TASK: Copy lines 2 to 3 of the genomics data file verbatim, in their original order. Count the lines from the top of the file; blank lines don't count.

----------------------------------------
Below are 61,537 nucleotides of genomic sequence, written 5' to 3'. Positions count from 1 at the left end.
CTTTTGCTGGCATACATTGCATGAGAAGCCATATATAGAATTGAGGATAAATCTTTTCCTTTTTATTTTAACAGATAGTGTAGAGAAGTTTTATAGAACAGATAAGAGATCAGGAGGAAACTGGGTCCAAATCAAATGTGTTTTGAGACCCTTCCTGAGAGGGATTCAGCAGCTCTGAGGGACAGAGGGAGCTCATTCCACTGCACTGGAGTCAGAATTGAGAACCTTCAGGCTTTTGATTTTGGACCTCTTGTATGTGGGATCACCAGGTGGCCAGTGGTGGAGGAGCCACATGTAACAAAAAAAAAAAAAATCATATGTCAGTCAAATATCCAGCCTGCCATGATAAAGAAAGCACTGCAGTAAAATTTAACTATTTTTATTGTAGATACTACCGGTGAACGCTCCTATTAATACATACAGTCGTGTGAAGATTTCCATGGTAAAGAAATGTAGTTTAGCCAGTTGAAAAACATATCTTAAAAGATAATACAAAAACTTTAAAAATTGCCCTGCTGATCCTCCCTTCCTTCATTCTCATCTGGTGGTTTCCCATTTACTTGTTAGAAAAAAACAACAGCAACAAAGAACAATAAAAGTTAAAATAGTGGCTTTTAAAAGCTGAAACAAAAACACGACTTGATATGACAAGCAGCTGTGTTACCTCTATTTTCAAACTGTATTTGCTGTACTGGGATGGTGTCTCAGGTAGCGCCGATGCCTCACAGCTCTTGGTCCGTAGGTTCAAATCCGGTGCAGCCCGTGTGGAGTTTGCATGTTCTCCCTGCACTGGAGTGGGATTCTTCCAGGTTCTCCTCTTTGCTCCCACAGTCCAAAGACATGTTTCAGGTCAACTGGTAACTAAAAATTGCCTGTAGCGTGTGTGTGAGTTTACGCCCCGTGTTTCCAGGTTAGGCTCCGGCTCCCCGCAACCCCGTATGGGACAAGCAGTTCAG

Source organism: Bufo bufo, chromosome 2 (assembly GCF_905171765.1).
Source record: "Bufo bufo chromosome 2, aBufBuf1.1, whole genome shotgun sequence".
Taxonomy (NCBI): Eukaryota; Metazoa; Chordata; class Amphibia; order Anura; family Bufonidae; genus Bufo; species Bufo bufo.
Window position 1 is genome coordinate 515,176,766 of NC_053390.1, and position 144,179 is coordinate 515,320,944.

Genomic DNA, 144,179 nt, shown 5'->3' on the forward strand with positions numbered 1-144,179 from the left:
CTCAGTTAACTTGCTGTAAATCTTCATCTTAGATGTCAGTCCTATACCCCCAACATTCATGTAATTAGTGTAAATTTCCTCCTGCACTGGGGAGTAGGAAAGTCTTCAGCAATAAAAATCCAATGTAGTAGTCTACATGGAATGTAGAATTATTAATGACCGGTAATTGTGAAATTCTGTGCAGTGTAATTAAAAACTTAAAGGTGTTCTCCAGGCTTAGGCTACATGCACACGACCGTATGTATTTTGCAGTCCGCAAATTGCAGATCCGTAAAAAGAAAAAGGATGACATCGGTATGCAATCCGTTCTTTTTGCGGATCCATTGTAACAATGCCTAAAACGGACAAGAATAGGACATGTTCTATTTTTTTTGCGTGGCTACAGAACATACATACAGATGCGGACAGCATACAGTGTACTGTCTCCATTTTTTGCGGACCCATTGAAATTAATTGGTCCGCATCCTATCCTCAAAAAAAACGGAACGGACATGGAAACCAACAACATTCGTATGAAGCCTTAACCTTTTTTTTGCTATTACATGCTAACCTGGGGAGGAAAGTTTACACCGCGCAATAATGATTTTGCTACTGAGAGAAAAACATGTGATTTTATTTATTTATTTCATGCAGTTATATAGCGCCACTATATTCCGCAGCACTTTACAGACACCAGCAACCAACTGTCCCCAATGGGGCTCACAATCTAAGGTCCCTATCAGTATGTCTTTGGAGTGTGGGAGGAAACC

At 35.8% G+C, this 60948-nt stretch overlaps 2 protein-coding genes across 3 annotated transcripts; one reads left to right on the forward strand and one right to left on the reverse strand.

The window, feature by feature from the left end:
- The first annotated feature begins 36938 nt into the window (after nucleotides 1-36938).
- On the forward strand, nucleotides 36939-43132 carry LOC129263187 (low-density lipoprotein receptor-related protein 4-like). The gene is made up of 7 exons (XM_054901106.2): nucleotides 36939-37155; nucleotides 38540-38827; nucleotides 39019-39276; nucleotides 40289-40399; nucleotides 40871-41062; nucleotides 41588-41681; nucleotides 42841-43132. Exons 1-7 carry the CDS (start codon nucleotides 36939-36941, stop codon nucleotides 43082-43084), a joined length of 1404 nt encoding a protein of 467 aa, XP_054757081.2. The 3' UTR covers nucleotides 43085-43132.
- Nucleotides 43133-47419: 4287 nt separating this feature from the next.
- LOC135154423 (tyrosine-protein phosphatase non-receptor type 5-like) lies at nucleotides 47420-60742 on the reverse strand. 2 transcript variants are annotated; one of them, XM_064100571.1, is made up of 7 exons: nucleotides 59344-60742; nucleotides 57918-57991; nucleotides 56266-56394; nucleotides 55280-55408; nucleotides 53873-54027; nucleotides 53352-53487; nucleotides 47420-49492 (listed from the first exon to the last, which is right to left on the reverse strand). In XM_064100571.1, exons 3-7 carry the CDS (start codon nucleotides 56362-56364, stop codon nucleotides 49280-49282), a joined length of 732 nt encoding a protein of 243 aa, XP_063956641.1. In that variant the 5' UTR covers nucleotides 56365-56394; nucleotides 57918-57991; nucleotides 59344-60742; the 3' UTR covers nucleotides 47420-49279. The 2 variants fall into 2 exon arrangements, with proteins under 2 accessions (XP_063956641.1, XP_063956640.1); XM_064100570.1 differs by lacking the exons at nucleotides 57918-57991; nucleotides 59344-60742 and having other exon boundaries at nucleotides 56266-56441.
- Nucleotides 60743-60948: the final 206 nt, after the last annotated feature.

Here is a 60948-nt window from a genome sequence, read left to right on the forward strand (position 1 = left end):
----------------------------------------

CTTTTGCTGGCATACATTGCATGAGAAGCCATATATAGAATTGAGGATAAATCTTTTCCTTTTTATTTTAACAGATAGTGTAGAGAAGTTTTATAGAACAGATAAGAGATCAGGAGGAAACTGGGTCCAAATCAAATGTGTTTTGAGACCCTTCCTGAGAGGGATTCAGCAGCTCTGAGGGACAGAGGGAGCTCATTCCACTGCACTGGAGTCAGAATTGAGAACCTTCAGGCTTTTGATTTTGGACCTCTTGTATGTGGGATCACCAGGTGGCCAGTGGTGGAGGAGCCACATGTAACAAAAAAAAAAAAAATCATATGTCAGTCAAATATCCAGCCTGCCATGATAAAGAAAGCACTGCAGTAAAATTTAACTATTTTTATTGTAGATACTACCGGTGAACGCTCCTATTAATACATACAGTCGTGTGAAGATTTCCATGGTAAAGAAATGTAGTTTAGCCAGTTGAAAAACATATCTTAAAAGATAATACAAAAACTTTAAAAATTGCCCTGCTGATCCTCCCTTCCTTCATTCTCATCTGGTGGTTTCCCATTTACTTGTTAGAAAAAAACAACAGCAACAAAGAACAATAAAAGTTAAAATAGTGGCTTTTAAAAGCTGAAACAAAAACACGACTTGATATGACAAGCAGCTGTGTTACCTCTATTTTCAAACTGTATTTGCTGTACTGGGATGGTGTCTCAGGTAGCGCCGATGCCTCACAGCTCTTGGTCCGTAGGTTCAAATCCGGTGCAGCCCGTGTGGAGTTTGCATGTTCTCCCTGCACTGGAGTGGGATTCTTCCAGGTTCTCCTCTTTGCTCCCACAGTCCAAAGACATGTTTCAGGTCAACTGGTAACTAAAAATTGCCTGTAGCGTGTGTGTGAGTTTACGCCCCGTGTTTCCAGGTTAGGCTCCGGCTCCCCGCAACCCCGTATGGGACAAGCAGTTCAG

Source organism: Bufo bufo, chromosome 2 (assembly GCF_905171765.1).